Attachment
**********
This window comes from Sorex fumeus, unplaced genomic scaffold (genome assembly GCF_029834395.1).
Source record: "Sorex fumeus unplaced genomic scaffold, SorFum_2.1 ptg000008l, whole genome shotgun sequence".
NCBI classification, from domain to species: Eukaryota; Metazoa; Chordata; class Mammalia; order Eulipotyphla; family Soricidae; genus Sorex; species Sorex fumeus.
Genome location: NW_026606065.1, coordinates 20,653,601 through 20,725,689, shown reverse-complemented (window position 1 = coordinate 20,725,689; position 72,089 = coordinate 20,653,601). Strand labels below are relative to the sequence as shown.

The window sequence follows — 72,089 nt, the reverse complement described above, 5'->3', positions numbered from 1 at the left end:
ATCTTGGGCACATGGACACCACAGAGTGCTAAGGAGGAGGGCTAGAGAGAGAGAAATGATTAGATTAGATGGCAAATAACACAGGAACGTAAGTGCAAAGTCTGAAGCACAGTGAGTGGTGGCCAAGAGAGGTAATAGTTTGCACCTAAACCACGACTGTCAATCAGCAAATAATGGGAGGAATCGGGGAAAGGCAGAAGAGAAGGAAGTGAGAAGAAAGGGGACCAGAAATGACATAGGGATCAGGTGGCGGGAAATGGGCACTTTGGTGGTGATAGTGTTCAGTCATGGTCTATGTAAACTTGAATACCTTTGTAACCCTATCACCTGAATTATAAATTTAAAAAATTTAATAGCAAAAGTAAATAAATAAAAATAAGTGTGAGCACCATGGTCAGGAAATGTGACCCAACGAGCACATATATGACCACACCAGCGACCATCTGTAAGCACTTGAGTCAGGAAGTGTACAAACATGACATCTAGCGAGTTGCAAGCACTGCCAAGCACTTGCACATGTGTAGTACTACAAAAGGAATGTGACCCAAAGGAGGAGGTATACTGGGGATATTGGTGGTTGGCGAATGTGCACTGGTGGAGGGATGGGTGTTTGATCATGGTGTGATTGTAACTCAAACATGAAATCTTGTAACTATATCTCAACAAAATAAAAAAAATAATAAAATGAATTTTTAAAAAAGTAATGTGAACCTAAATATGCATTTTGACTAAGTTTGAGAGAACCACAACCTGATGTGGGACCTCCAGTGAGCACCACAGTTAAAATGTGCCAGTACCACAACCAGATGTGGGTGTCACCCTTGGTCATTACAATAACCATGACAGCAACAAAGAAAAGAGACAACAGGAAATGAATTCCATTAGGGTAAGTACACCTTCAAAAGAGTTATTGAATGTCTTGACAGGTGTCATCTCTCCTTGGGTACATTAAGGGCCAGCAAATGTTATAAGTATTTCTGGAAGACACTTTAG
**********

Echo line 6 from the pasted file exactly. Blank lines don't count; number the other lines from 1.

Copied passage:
ATCTTGGGCACATGGACACCACAGAGTGCTAAGGAGGAGGGCTAGAGAGAGAGAAATGATTAGATTAGATGGCAAATAACACAGGAACGTAAGTGCAAAGTCTGAAGCACAGTGAGTGGTGGCCAAGAGAGGTAATAGTTTGCACCTAAACCACGACTGTCAATCAGCAAATAATGGGAGGAATCGGGGAAAGGCAGAAGAGAAGGAAGTGAGAAGAAAGGGGACCAGAAATGACATAGGGATCAGGTGGCGGGAAATGGGCACTTTGGTGGTGATAGTGTTCAGTCATGGTCTATGTAAACTTGAATACCTTTGTAACCCTATCACCTGAATTATAAATTTAAAAAATTTAATAGCAAAAGTAAATAAATAAAAATAAGTGTGAGCACCATGGTCAGGAAATGTGACCCAACGAGCACATATATGACCACACCAGCGACCATCTGTAAGCACTTGAGTCAGGAAGTGTACAAACATGACATCTAGCGAGTTGCAAGCACTGCCAAGCACTTGCACATGTGTAGTACTACAAAAGGAATGTGACCCAAAGGAGGAGGTATACTGGGGATATTGGTGGTTGGCGAATGTGCACTGGTGGAGGGATGGGTGTTTGATCATGGTGTGATTGTAACTCAAACATGAAATCTTGTAACTATATCTCAACAAAATAAAAAAAATAATAAAATGAATTTTTAAAAAAGTAATGTGAACCTAAATATGCATTTTGACTAAGTTTGAGAGAACCACAACCTGATGTGGGACCTCCAGTGAGCACCACAGTTAAAATGTGCCAGTACCACAACCAGATGTGGGTGTCACCCTTGGTCATTACAATAACCATGACAGCAACAAAGAAAAGAGACAACAGGAAATGAATTCCATTAGGGTAAGTACACCTTCAAAAGAGTTATTGAATGTCTTGACAGGTGTCATCTCTCCTTGGGTACATTAAGGGCCAGCAAATGTTATAAGTATTTCTGGAAGACACTTTAG